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Idaho lawmakers pitch major cut to property taxes, but there is a trade-off

The proposed legislation would see most property taxes cut in exchange for a higher sales tax rate.

BOISE, Idaho — A new idea pitched at the Idaho statehouse is to eliminate property taxes to help Idahoans struggling to keep up.

House Bill 741 would remove all property tax other than voter-approved bonds and school levies from primary residences that receive the homestead exemption, that is the technical name of the homeowner's exemption.

The bill would also raise the grocery tax credit by $75, from $100 up to $175 per person. The tradeoff comes with a sales tax increase of 1.85%. That would increase the sales tax from 6% to 7.85%, with a portion of that going to local taxing authorities who currently collect property taxes.

“It will help keep people in their homes in Idaho. It'll help our elderly. It'll help people who are trying to buy a new home. It does shift the burden a little bit over to the sales tax, but it's a tax you can avoid if you choose to,” said bill co-sponsor, House Majority leader, Republican Rep. Mike Moyle.

Rep. Moyle is co-sponsoring the bill with Senator Jim Rice. Moyle says the idea is to shift taxes in a manageable way for homeowners struggling with property taxes.

“It does benefit, especially our elderly. Think about your grandmother. She's not spending a whole lot on sales tax. Now, all of a sudden, her property tax is going to go down 70, 80%. That's huge to them. It will help keep them in their homes, and at the same time, it will help those who are just starting out, be able to afford a home,” Moyle said.

Critics argue the idea is unfair to people who don’t own homes but will see sales tax go up. Moyle has this response:

“Renters are in a bad place because they're price takers and right now we don't have enough rentals, which is one of the reasons prices are so high on rentals. But it does help renters. They get an increase in the credit to get another $75 for each one of them there,” Moyle said. “They also will get the added benefit, if they choose to buy a home, it will be easier for them to buy a home because their purchasing power goes higher now that they're not paying all that money for property taxes.”

The Idaho Center for Fiscal policy released their report on the idea, sharing concerns about the concept. The report highlights, among other points, that the idea could create a situation for renters and low-income families where they see “a tax hike of potentially hundreds of dollars but no reduction in their housing costs.” The report concludes, “We do not support House Bill 741 due to its negative impacts on low and moderate income Idaho families and overall disparate approach to property tax relief.”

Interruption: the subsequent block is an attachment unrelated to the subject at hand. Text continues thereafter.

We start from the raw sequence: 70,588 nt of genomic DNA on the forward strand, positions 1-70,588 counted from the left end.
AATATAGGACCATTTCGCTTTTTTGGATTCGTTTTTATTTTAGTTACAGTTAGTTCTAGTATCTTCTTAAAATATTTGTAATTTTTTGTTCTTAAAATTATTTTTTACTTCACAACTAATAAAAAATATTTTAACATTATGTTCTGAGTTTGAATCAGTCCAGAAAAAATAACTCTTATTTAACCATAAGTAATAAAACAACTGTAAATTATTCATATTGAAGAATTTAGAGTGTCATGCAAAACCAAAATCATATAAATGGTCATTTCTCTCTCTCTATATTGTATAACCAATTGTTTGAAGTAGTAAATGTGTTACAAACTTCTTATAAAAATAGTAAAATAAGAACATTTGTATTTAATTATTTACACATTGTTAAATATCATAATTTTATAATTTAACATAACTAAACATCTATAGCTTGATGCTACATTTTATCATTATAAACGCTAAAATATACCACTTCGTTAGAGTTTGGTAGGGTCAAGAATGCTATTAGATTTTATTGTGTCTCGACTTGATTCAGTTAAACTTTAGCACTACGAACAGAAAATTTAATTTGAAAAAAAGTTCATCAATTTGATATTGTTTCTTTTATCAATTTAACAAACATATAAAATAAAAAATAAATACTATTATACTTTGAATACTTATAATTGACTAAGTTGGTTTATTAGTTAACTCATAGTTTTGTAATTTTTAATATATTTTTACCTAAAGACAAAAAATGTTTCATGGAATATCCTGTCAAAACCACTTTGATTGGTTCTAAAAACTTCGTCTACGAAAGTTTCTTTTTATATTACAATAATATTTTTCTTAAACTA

Moyle says he understands the concerns but argues it is a net benefit for most Idahoans. In the spirit of transparency and education on the bill, Moyle says they are working on a tool that Idahoans can use to see how the idea would impact them.

“We're going to try to get a website online so people can go put in their property taxes and it'll show them what it saves and what they'll get back from the increased credit and from the lowering of the property taxes so people can understand it's going to put more money in most people's pockets, hundreds of dollars in some cases a month,” Moyle said.

A major question from critics is: with the shift, who would be left responsible for making up the difference? Would some group be “left holding the bag?”

“I think, who's ever making the purchase on sales tax? Are you going to go buy a Mercedes? You're going to go buy Honda," Moyle said. "You're spending habits will determine who's going to pay the bill? Another thing that people don't realize about the sales tax is that we are a destination state. There are a lot of people that come here to recreate. I have friends who have Airbnbs here. And there are people in those things every weekend that come here. For a week or two or a month. And they're paying sales tax and they're paying sales tax on the stuff they buy. When they hear they're paying sales tax on Airbnb, when they're here, they are paying the tax the best taxes when somebody else pays."

The legislation is in preliminary process at the Statehouse as lawmakers are starting to wind down for the session. Moyle says it’s possible the bill makes progress in the 2022 session but is more likely a concept that people will need to research and be prepared to discuss in 2023.

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